Brian Fredrickson: There are some fundamental lessons we can pull from Packard’s legacy. First and foremost, Packard was a strong advocate for “fly before buy” systems. What that means is that he demanded to see the performance of the system before he would commit to production. This seems like common sense, but in the defense industry today, it’s not really the way that we procure weapons systems. There is a practice in defense acquisitions known as concurrency and concurrency is the deliberate overlap of the development of a system and the production of a system. And the system is designed specifically to be a concurrent system. So what happens is we have weapon systems being produced that are still being tested at the test site. Packard’s stance on concurrency was that it was something we cannot tolerate if we are going to modernize the force. Another problem identified by Packard was the practice of procuring systems that are overly complicated and ambitious. And the final problem identified by Packard was too much turnover and poorly timed turnover in key government positions in the acquisitions arena. Concurrency, complexity, and poor management were the three charters that he had to address.
It seems as if these three problems that Packard identified are still problems today. So after Packard identified these problems, how did he go about addressing them to change for the better?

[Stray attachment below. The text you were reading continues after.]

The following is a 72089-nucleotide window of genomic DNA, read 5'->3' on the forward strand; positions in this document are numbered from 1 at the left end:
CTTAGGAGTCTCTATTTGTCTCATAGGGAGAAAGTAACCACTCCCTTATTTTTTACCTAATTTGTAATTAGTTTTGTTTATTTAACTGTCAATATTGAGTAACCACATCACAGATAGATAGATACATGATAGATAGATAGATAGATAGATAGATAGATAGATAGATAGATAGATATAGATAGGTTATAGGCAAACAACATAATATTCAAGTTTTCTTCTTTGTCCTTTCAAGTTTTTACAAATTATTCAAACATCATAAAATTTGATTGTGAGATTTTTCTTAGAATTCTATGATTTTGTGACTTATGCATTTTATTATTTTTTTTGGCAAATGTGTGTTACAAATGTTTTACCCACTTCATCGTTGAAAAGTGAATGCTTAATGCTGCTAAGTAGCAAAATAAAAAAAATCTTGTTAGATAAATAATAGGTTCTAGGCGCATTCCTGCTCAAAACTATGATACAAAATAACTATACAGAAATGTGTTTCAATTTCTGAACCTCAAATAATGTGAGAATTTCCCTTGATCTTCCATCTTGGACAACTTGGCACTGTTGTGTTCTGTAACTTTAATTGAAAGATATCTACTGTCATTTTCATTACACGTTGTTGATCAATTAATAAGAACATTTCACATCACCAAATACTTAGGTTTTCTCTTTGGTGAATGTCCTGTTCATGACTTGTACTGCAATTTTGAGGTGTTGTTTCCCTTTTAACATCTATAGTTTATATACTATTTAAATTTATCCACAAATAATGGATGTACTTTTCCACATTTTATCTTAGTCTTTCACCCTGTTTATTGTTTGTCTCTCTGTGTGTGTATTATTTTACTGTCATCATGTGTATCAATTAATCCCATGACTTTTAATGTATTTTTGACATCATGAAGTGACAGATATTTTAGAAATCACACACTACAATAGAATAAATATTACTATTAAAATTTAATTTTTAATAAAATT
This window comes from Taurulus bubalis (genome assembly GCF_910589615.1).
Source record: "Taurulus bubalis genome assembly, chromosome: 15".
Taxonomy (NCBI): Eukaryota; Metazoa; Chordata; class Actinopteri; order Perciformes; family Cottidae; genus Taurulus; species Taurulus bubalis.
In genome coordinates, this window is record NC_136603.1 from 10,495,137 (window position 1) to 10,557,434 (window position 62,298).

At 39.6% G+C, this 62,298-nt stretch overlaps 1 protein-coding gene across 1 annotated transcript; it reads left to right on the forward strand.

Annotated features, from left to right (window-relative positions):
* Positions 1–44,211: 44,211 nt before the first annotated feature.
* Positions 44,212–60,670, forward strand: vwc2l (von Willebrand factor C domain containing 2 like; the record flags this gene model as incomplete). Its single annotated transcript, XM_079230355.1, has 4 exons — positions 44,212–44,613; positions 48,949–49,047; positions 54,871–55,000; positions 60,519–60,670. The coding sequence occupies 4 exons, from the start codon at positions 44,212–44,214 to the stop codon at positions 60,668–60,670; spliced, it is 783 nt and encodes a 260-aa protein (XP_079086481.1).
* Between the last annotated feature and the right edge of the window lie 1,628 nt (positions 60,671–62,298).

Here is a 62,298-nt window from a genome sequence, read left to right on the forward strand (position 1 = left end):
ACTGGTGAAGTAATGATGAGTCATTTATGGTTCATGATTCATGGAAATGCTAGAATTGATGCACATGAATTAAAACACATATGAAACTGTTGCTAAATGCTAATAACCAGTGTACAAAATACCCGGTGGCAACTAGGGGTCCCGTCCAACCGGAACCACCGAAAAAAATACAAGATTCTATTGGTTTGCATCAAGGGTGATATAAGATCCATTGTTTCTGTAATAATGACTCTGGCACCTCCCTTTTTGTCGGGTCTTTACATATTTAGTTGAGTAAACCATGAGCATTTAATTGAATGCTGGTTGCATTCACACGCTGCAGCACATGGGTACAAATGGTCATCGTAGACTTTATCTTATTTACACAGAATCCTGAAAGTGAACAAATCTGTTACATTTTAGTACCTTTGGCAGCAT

Brian Fredrickson: He did effectively counter these problems while he was in the Pentagon. However, when he went back to Silicon Valley in 1971 the changes he made held some momentum for a few years after his departure. He countered these problems through organizational changes in OSD, he empowered the military services more to manage their own programs, and the third step was he did a very aggressive program by program approach to reform. He inherited the F-111 program and the C-5 Galaxy, both programs were characterized by all three problems I named earlier. What he did with these two programs was cut back procurement and launched a series of advanced prototype initiative programs at the same time to bring in more competition. These prototyping competitions actually resulted in the rise of the A-10, F-18, F-16, and C-17. I also found that when I studied Packard’s legacy, the policy actually followed all of the changes he made and not the other way around.
So do you believe that if we implement some of Packard’s core tenets today, that we can reduce acquisition timelines?